In a sun-filled classroom at an Oakland high school, a room full of adults are learning English.
Everyone here is a refugee, asylum seeker, or recent immigrant who has resettled in the East Bay, and each has sought out this free English language class offered by the nonprofit Refugee Transitions. Parents and relatives of kids in the Oakland Unified School District can sign up first.
These adult students hail from countries like Burma, Peru, Yemen and China. Some have college degrees, some never went to school, but they’re all eager to learn, in part to be better equipped to participate in their children’s education.
“I need to speak English to help my kids [with their] homework,” says Francisca. She came to the US from Guatemala, and speaks Spanish and Mam, an indigenous Mayan language. Her kids attend Oakland schools and she’s cradling a baby in her arms.
Aiesha Peñaloza is the instructor here. She says that the curriculum is based in part on this notion of parent participation.
If a child is sick and a parent needs to call the school to report him absent, “They have to be able to express that in English,” Peñaloza says. Another critical interaction: the parent/teacher conference.
Francisca says at conferences, she now knows how to ask about her kids’ behavior, and what she can do for them at home.
This idea -- that helping parents helps kids -- might seem like a no-brainer, but now there’s evidence to back it up. A report published this year by the Migration Policy Institute found that children of refugees do better academically when they are in an English-speaking family. Parents with lower language proficiency have a harder time finding stable jobs and navigating institutions like schools.
There’s also a ripple effect that can happen when members of the community are hired on as helpers in the classroom. Mezghan started out as a student in a Refugee Transitions class geared towards young mothers. They meet in a portable trailer at Franklin Elementary School. Most of these women don’t have childcare, so there’s a hired babysitter to help watch the twenty-some babies who accompany their mothers to class.
Now Mezghan works within the classroom as a teacher’s assistant, helping translate for many of the women in the class who are Afghani, like she is. Mezghan brings her little boy to school, a kid with a big toothy smile and a Spiderman sweatshirt. With a little nudging, he launches into the English alphabet.
Mezghan’s fluent enough to be able to help her son learn English, but that’s not everyone’s experience. Twenty-one-year-old Gharam comes every week to support her mother and sister-in-law. Like many children of immigrants, she grew up as a translator.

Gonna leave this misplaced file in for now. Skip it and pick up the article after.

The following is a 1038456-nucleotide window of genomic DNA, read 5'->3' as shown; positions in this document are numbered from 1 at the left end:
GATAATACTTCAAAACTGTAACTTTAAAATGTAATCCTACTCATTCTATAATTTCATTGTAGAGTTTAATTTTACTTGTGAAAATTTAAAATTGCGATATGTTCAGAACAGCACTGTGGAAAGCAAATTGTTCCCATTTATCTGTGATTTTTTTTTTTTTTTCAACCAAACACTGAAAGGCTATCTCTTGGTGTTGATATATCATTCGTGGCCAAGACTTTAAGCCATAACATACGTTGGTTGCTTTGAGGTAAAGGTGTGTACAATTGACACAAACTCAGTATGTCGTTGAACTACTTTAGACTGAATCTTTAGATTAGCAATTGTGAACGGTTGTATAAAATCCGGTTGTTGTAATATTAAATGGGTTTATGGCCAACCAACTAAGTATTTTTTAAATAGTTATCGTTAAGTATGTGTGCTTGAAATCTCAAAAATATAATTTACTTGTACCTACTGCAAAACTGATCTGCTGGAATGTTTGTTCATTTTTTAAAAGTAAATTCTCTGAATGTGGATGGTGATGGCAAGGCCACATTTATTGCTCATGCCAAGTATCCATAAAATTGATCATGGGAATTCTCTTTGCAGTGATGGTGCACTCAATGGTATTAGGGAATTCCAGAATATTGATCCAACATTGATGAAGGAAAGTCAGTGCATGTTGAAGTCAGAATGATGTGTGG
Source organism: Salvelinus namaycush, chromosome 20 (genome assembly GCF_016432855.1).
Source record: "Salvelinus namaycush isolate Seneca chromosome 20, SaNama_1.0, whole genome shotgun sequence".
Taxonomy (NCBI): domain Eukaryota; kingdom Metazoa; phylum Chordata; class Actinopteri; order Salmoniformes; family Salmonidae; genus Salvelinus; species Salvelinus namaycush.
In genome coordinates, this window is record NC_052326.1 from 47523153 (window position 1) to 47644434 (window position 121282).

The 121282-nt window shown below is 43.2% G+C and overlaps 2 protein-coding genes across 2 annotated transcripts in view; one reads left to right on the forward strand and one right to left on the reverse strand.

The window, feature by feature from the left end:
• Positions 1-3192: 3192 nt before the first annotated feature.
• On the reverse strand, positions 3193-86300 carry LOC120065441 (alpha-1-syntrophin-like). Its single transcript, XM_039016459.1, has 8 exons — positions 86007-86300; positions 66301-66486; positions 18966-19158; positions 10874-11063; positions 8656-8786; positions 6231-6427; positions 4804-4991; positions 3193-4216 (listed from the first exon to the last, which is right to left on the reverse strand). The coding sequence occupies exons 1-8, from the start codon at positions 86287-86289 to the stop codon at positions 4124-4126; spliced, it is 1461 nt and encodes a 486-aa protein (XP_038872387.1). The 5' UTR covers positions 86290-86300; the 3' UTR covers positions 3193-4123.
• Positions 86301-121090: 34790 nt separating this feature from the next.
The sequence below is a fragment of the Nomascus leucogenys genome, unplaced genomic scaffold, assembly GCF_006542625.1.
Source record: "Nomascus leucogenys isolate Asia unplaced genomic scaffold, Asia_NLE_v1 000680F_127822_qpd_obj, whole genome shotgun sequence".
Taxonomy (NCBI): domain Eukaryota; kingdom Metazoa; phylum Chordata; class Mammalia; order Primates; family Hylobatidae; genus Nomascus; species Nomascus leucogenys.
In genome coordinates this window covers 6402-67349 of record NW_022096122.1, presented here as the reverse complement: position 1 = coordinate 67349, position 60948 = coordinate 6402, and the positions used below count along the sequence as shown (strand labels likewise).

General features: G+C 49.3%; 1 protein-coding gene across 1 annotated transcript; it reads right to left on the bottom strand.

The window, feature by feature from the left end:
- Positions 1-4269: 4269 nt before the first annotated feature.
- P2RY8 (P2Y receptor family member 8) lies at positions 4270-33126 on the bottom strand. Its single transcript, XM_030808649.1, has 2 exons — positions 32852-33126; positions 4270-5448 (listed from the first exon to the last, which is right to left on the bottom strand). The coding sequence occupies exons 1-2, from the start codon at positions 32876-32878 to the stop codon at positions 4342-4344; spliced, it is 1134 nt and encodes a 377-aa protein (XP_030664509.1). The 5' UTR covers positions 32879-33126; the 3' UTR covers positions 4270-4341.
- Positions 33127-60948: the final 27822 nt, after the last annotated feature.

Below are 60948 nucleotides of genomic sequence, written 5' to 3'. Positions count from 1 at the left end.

“I still do everything for them until this day,” says Gharam. “Going to the hospital, going to the store, doing their bank accounts,”
When Gharam moved here at age eight from Yemen, her parents cared deeply about her education, but couldn’t really help her directly because of the language barrier. So they hired a tutor to help her learn English, and sent her to after-school programs. Classes like this let parents participate in their children’s education in ways Gharam’s weren’t able to.
Many eager parents try to take these classes, but the group putting them on -- Refugee Transitions -- doesn’t have enough resources to meet the high demand. The Oakland Unified School District offers family literacy classes, too, but adult education programming took a hit during the big budget cuts, and the district had to scale back. Where it once offered programming in over 26 schools, now the ESL family literacy classes can be found in only six.
The need extends far beyond Oakland. In the US, eight million immigrants are parents of young children, and these parents are more likely to live in poverty. So while classes like this are here to teach them English, they can also help them get a better job and access services, as well as help their kids in school.
Gharam says that every single day she gets a phone call from someone she knows in her Yemeni community asking about how to get into these classes.
"My aunties, uncles, cousins, sisters-in-law, even my sister. She got a new baby, she wants to teach him the right way,” she says.
While I’m talking to Gharam, I see out of the corner of my eye, one small example of how these classes can impact the whole family. A middle school student wanders over from the nearby yard. He’s just tall enough to peep inside the window, trying to get a glimpse of his mom at work at her desk before he heads off to class to do the same thing.
*Note: We are only using first names for some of the students for the sake of their privacy and safety.